Hey, all you Water Fanatics!
If you simply live for time on the water, then you’re going to love today and its accompanying Blog post from yours truly. Today is National Canoe Day! If Canoeing is your thing and if you can make it happen today it sure would be nice to celebrate your love for this hobby today!
In celebration, I thought we could take a close look at the history of the Canoe and how it came to be.This innovative vessel has been proven to be more than 10,000 years old in the case of the Pesse Canoe, found in the Netherlands—the world’s oldest known canoe. Way back when, people made Canoes out of materials that they had around. A natural abundance of trees offered bark and tree trunks.
‘Canoe’ originates from the Carib word ‘kenu’ which translates to ‘dugout’. And that’s how this vessel received its name as these ancient craftsmen and craftswomen dug out trunks of trees in order to construct these hollowed-out, single units.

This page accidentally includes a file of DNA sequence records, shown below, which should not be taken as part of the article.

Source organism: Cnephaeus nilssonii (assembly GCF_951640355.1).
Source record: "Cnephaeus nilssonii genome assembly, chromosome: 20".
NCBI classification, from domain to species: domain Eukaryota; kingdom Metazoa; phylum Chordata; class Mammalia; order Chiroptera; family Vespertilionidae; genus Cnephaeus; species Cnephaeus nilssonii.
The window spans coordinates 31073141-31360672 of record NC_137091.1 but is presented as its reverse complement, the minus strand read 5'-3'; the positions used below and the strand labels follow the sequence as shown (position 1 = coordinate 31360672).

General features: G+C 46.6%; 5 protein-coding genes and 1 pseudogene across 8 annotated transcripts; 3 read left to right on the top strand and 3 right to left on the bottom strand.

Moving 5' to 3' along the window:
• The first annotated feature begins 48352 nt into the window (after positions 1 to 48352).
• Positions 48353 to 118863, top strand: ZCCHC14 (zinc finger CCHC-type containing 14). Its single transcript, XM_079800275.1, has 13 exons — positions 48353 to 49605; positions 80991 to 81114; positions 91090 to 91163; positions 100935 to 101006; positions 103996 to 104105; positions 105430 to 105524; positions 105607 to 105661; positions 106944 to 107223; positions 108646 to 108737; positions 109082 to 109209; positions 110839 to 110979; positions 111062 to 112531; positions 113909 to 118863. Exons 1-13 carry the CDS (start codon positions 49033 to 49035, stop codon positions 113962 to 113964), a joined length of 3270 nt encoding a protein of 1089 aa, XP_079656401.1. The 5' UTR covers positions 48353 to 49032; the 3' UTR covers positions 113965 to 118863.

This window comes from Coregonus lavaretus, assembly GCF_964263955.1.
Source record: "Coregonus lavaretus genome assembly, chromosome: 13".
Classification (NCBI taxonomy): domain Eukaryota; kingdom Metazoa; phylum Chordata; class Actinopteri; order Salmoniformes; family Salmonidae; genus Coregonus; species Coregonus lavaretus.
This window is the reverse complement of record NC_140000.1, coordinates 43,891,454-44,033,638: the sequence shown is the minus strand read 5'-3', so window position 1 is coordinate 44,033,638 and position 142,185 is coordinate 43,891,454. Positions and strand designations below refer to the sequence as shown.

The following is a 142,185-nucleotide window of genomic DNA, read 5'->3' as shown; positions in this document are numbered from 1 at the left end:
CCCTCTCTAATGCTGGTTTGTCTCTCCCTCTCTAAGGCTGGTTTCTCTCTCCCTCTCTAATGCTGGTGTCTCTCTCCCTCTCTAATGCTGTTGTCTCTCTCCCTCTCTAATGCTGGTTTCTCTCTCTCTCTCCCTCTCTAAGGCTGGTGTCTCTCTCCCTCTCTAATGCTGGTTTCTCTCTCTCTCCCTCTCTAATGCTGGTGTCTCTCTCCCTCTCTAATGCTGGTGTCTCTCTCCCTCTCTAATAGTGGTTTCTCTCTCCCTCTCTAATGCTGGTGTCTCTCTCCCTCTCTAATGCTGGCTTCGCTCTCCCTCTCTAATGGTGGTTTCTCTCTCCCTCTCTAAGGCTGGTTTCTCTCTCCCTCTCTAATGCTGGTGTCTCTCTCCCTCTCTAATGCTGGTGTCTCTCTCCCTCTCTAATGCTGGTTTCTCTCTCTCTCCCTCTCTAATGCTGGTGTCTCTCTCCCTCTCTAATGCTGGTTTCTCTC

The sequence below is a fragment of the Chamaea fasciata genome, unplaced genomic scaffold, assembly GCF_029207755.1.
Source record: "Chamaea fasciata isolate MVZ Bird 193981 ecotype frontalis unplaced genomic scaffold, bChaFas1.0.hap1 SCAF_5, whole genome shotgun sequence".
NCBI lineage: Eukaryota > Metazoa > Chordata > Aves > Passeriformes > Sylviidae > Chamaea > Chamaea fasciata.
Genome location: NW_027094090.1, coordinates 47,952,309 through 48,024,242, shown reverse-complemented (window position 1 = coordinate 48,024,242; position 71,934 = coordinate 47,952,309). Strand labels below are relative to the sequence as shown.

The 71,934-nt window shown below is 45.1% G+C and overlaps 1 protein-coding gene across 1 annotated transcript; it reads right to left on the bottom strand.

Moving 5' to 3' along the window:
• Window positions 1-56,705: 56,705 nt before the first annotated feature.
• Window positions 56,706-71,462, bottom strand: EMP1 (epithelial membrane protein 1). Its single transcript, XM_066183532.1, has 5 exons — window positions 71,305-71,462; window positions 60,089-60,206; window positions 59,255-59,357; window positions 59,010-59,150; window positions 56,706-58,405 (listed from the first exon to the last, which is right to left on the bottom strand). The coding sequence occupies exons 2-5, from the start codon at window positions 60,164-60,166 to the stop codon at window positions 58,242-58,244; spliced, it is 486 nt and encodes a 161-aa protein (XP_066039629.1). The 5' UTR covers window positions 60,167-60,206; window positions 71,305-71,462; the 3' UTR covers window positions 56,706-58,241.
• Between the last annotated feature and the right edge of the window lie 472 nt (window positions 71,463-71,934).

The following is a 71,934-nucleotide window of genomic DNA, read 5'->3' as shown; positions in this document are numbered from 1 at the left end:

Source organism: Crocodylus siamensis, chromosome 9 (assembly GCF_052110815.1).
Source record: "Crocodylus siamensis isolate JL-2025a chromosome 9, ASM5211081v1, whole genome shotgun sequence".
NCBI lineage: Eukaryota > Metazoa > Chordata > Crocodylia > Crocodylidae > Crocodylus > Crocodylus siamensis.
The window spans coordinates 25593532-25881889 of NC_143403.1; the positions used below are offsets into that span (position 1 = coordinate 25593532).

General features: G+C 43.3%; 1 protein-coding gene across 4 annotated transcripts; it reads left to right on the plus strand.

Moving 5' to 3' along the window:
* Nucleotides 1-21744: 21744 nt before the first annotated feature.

But Native Americans quickly developed a second design which utilized birch bark. This Canoe style was constructed right-side up. It was essentially a skeleton of wood covered in bark, lashed together with roots and then planked, ribbed, and sealed.
For thousands of years both of these Canoe styles were the kings of water transportation until very early on in the 19th Century when steam-powered engines took the reigns for bulk transit by both boat and train.
Demoted to ritual and leisure activity, transportation by means of the Canoe took a giant plunge in popularity, but has stayed *ahem* AFLOAT through fandom of the human culture that has made its imprint in the body of Canoes everywhere. The Dugout and Birch-Bark styles were replaced twice over now—first with wood and canvas for its materials and eventually (about 50 years ago), the aluminum Canoe.
No matter what materials your Canoe is made of, enjoy moving on the water in it and appreciate how long our species has used this craft as a means of transportation! Happy National Canoe Day and, as always, thanks for reading, Camp Fans!